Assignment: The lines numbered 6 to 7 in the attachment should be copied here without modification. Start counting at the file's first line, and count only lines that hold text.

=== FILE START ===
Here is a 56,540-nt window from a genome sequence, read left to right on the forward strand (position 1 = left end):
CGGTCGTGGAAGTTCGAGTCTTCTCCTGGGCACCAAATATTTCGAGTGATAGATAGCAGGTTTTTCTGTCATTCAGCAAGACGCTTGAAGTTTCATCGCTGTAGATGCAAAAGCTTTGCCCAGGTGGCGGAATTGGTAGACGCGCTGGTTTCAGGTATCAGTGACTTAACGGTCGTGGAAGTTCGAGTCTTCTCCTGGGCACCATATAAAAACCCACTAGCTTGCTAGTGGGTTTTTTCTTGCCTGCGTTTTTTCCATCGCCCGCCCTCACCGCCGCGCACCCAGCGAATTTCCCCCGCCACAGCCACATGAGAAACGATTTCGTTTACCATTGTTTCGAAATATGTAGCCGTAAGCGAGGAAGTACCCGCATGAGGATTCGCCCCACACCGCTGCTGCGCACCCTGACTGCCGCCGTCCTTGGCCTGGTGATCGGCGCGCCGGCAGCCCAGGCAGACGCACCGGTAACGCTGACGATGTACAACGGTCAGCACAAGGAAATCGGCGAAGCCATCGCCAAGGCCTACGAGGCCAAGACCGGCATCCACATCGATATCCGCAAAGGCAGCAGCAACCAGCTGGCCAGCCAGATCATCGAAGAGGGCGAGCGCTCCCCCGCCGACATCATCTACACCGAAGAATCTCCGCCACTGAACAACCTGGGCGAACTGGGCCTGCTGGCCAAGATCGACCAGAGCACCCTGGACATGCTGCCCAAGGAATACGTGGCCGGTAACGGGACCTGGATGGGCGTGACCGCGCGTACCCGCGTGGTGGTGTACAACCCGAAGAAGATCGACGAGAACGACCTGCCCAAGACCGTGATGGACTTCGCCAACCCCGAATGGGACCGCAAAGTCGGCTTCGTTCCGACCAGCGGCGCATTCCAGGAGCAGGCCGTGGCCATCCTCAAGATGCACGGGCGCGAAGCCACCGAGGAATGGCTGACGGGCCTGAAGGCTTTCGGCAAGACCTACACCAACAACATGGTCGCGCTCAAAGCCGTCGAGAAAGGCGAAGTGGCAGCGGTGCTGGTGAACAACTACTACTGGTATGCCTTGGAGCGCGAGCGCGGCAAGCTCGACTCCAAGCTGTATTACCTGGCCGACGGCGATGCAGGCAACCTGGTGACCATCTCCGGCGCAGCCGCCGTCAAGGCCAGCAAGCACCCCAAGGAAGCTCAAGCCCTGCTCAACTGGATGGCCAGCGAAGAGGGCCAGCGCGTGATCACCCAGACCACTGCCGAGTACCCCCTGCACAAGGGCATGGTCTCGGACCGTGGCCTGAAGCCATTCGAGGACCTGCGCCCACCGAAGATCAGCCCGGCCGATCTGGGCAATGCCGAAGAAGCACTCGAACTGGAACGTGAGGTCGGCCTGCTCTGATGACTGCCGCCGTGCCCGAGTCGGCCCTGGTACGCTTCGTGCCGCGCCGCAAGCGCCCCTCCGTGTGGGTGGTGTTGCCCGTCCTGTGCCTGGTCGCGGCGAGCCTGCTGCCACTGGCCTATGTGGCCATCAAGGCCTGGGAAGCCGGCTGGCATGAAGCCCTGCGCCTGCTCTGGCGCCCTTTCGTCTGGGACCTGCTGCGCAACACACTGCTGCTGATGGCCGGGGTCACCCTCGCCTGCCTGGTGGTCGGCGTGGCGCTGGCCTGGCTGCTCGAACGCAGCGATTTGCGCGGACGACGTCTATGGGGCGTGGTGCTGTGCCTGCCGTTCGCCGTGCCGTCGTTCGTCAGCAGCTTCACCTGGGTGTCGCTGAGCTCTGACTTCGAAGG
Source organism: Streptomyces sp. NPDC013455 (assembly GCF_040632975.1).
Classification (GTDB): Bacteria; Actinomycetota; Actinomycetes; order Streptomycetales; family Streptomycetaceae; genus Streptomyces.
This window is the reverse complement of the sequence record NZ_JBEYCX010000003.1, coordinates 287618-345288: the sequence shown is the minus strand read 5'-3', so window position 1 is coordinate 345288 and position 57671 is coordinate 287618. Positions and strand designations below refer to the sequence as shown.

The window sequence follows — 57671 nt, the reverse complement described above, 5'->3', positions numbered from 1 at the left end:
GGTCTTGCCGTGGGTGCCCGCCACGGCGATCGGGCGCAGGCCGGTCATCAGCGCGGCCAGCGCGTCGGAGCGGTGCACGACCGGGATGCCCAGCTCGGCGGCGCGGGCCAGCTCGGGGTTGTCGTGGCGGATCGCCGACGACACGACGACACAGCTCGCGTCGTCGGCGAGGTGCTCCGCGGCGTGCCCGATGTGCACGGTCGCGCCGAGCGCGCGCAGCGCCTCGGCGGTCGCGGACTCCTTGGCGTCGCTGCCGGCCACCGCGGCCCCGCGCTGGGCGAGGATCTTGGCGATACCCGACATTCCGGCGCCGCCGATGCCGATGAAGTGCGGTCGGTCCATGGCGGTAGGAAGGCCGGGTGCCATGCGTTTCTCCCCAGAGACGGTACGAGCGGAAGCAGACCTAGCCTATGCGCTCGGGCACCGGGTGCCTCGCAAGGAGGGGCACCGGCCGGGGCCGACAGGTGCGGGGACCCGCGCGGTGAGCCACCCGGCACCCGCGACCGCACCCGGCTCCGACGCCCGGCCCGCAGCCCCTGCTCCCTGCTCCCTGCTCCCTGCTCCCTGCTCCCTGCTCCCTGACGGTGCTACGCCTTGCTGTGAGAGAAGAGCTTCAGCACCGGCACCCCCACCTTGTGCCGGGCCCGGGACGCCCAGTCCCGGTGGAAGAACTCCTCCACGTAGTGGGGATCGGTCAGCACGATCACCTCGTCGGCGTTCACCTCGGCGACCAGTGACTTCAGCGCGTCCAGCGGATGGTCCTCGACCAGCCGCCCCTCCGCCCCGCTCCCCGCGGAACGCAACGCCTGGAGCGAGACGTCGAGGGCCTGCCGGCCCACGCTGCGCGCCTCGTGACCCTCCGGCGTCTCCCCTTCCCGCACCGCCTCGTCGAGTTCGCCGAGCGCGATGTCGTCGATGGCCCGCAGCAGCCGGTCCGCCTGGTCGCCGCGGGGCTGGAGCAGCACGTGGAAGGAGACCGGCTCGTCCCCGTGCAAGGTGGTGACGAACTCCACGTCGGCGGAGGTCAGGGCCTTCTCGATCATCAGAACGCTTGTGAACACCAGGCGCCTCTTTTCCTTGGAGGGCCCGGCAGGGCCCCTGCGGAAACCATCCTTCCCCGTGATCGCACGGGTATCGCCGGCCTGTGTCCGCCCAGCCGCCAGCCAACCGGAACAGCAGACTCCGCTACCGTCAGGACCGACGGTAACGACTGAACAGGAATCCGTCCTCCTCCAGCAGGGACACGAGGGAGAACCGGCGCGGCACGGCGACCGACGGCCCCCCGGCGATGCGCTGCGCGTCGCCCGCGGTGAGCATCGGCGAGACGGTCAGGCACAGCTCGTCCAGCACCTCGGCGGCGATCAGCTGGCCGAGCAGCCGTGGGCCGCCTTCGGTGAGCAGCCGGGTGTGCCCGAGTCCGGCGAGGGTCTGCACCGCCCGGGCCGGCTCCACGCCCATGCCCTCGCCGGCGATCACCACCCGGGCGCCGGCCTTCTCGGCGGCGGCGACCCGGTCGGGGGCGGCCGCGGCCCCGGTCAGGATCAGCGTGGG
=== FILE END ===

The window sequence follows — 57671 nt, the reverse complement described above, 5'->3', positions numbered from 1 at the left end:
GGTCTTGCCGTGGGTGCCCGCCACGGCGATCGGGCGCAGGCCGGTCATCAGCGCGGCCAGCGCGTCGGAGCGGTGCACGACCGGGATGCCCAGCTCGGCGGCGCGGGCCAGCTCGGGGTTGTCGTGGCGGATCGCCGACGACACGACGACACAGCTCGCGTCGTCGGCGAGGTGCTCCGCGGCGTGCCCGATGTGCACGGTCGCGCCGAGCGCGCGCAGCGCCTCGGCGGTCGCGGACTCCTTGGCGTCGCTGCCGGCCACCGCGGCCCCGCGCTGGGCGAGGATCTTGGCGATACCCGACATTCCGGCGCCGCCGATGCCGATGAAGTGCGGTCGGTCCATGGCGGTAGGAAGGCCGGGTGCCATGCGTTTCTCCCCAGAGACGGTACGAGCGGAAGCAGACCTAGCCTATGCGCTCGGGCACCGGGTGCCTCGCAAGGAGGGGCACCGGCCGGGGCCGACAGGTGCGGGGACCCGCGCGGTGAGCCACCCGGCACCCGCGACCGCACCCGGCTCCGACGCCCGGCCCGCAGCCCCTGCTCCCTGCTCCCTGCTCCCTGCTCCCTGCTCCCTGCTCCCTGACGGTGCTACGCCTTGCTGTGAGAGAAGAGCTTCAGCACCGGCACCCCCACCTTGTGCCGGGCCCGGGACGCCCAGTCCCGGTGGAAGAACTCCTCCACGTAGTGGGGATCGGTCAGCACGATCACCTCGTCGGCGTTCACCTCGGCGACCAGTGACTTCAGCGCGTCCAGCGGATGGTCCTCGACCAGCCGCCCCTCCGCCCCGCTCCCCGCGGAACGCAACGCCTGGAGCGAGACGTCGAGGGCCTGCCGGCCCACGCTGCGCGCCTCGTGACCCTCCGGCGTCTCCCCTTCCCGCACCGCCTCGTCGAGTTCGCCGAGCGCGATGTCGTCGATGGCCCGCAGCAGCCGGTCCGCCTGGTCGCCGCGGGGCTGGAGCAGCACGTGGAAGGAGACCGGCTCGTCCCCGTGCAAGGTGGTGACGAACTCCACGTCGGCGGAGGTCAGGGCCTTCTCGATCATCAGAACGCTTGTGAACACCAGGCGCCTCTTTTCCTTGGAGGGCCCGGCAGGGCCCCTGCGGAAACCATCCTTCCCCGTGATCGCACGGGTATCGCCGGCCTGTGTCCGCCCAGCCGCCAGCCAACCGGAACAGCAGACTCCGCTACCGTCAGGACCGACGGTAACGACTGAACAGGAATCCGTCCTCCTCCAGCAGGGACACGAGGGAGAACCGGCGCGGCACGGCGACCGACGGCCCCCCGGCGATGCGCTGCGCGTCGCCCGCGGTGAGCATCGGCGAGACGGTCAGGCACAGCTCGTCCAGCACCTCGGCGGCGATCAGCTGGCCGAGCAGCCGTGGGCCGCCTTCGGTGAGCAGCCGGGTGTGCCCGAGTCCGGCGAGGGTCTGCACCGCCCGGGCCGGCTCCACGCCCATGCCCTCGCCGGCGATCACCACCCGGGCGCCGGCCTTCTCGGCGGCGGCGACCCGGTCGGGGGCGGCCGCGGCCCCGGTCAGGATCAGCGTGGG